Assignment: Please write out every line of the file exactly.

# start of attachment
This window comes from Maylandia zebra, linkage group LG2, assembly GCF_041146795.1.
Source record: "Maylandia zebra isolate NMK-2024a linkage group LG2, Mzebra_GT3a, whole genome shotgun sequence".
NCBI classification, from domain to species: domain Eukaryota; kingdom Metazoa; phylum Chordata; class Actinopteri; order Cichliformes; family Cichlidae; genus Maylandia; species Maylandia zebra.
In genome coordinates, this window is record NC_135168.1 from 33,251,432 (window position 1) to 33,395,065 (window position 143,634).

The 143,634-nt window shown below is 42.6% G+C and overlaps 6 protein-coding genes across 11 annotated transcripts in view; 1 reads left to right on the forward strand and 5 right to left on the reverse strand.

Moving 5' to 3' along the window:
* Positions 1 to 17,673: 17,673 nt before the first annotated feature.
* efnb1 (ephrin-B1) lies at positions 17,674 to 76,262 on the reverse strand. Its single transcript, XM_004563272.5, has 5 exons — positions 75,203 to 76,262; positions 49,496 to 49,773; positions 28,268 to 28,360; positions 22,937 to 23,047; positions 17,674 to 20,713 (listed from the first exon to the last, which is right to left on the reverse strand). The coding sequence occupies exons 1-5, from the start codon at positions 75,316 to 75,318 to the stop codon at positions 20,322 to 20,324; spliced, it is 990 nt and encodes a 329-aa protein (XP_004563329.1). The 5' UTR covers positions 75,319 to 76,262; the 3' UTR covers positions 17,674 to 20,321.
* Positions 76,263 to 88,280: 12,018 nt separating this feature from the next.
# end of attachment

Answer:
This window comes from Maylandia zebra, linkage group LG2, assembly GCF_041146795.1.
Source record: "Maylandia zebra isolate NMK-2024a linkage group LG2, Mzebra_GT3a, whole genome shotgun sequence".
NCBI classification, from domain to species: domain Eukaryota; kingdom Metazoa; phylum Chordata; class Actinopteri; order Cichliformes; family Cichlidae; genus Maylandia; species Maylandia zebra.
In genome coordinates, this window is record NC_135168.1 from 33,251,432 (window position 1) to 33,395,065 (window position 143,634).

The 143,634-nt window shown below is 42.6% G+C and overlaps 6 protein-coding genes across 11 annotated transcripts in view; 1 reads left to right on the forward strand and 5 right to left on the reverse strand.

Moving 5' to 3' along the window:
* Positions 1 to 17,673: 17,673 nt before the first annotated feature.
* efnb1 (ephrin-B1) lies at positions 17,674 to 76,262 on the reverse strand. Its single transcript, XM_004563272.5, has 5 exons — positions 75,203 to 76,262; positions 49,496 to 49,773; positions 28,268 to 28,360; positions 22,937 to 23,047; positions 17,674 to 20,713 (listed from the first exon to the last, which is right to left on the reverse strand). The coding sequence occupies exons 1-5, from the start codon at positions 75,316 to 75,318 to the stop codon at positions 20,322 to 20,324; spliced, it is 990 nt and encodes a 329-aa protein (XP_004563329.1). The 5' UTR covers positions 75,319 to 76,262; the 3' UTR covers positions 17,674 to 20,321.
* Positions 76,263 to 88,280: 12,018 nt separating this feature from the next.